12. Sanvean: Still keyboard-driven, this is another a capella piece by Gerrard. This feels like a soundtrack score, an epic piece; her voice truly soars here. There’s visible passion in her here, a very rare occurrence. This is brilliant, but it benefits greatly from the juxtaposition with “Tristan”. The two work extremely well together. 8.0
13. Don’t Fade Away: Perry returns for the final piece. He’s on guitar with Lance accompanying him on another acoustic, followed by the keyboards. For some reason the text introductions of the band overlap over the performance. Frankly, it’s no great loss. 6.5
Although the sound quality on this DVD is noticeably better than the CD was, the picture quality is particularly horrid. I don’t know if it was shot on film or video, but it’s an extremely fuzzy picture, lacking in detail. This problem is exacerbated by the fact that the stage is low-lit, reducing visibility even further. Let’s just say that this will never be a demo disc.
Anyway, for me it wouldn’t even be a demo disc for the audio because I’m not a great fan of most of the songs on this set list. It’s strange, because I’m such a huge fan of theirs that I bought a very expensive Japanese boxed set of all the albums a few years ago. It’s just that the selection (which, again, includes few album cuts) leaves to be desired.
It’s nonetheless a fascinating disc. And, aside from the performances, the film is peppered with interview segments featuring both of our leads:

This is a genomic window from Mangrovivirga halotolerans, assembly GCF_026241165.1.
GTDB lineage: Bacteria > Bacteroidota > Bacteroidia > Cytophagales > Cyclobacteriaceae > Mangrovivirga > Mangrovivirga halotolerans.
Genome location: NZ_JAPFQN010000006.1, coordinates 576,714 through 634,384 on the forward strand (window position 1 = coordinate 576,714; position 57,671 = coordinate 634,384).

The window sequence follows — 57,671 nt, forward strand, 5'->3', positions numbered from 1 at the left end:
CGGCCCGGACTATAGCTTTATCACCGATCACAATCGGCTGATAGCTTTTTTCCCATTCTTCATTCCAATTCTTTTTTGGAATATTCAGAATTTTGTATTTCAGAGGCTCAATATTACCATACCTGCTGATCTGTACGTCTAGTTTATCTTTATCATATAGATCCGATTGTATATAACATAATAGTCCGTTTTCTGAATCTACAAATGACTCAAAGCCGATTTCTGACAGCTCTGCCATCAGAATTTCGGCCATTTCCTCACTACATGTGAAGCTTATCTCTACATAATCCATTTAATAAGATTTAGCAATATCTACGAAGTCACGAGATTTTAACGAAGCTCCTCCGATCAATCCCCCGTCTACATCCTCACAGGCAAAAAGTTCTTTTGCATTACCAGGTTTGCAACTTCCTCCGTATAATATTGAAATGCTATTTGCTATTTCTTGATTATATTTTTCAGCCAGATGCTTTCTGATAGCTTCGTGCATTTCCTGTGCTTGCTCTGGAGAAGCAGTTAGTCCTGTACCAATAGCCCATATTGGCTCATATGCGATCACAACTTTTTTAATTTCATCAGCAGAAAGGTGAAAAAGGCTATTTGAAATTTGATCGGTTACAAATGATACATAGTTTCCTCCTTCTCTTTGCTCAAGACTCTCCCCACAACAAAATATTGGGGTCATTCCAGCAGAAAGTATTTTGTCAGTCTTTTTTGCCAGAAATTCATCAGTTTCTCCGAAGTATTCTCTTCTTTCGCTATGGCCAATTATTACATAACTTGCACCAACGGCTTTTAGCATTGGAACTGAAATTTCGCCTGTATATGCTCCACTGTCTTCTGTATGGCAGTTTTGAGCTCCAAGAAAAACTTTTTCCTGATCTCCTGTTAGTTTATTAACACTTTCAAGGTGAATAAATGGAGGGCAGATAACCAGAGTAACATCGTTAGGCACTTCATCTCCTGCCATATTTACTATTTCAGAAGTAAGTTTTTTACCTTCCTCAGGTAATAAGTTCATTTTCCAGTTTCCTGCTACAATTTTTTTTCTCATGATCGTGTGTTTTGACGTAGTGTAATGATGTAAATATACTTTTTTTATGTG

- Perry starts by explaining the choice of Dead Can Dance as their name, claiming that it was to represent the creation “animacy out of inanimacy”. He also discussed the duo (who were a couple until 1989), saying that they respect each other’s individual creative freedom, so as to not compromise themselves. Then he delved into their backgrounds: being of Irish heritage, there was a lot of singing, but his influences include psychedelic music, music soundtracks, …etc. Lisa is from Australia and is more immersed in oriental music. He likes to explore what happens after death – both for those who remain and those who depart. Then he proceeded to introducing us to instruments, including the yangqin, which uses bamboo hammers, explaining that he searches for nuance in an instrument.
- Gerrard explains that it had been a long time since they had played live; it takes a while reopening, she said, but it’s satisfying. She also talked about her relationship to her voice, wondering aloud why she does the things she does, like not using words in many of her songs. She discusses her use of the yangqin, a Chinese hammered dulcimer, which she uses frequently, saying that it’s an easy, unintimidating, instrument. She also goes into abstractions, about taking the pain to the point of illumination within the work (there was talk of pain as well when talked about performing live). She believes that through musical expression “we can travel to places more beautiful than ever promised”.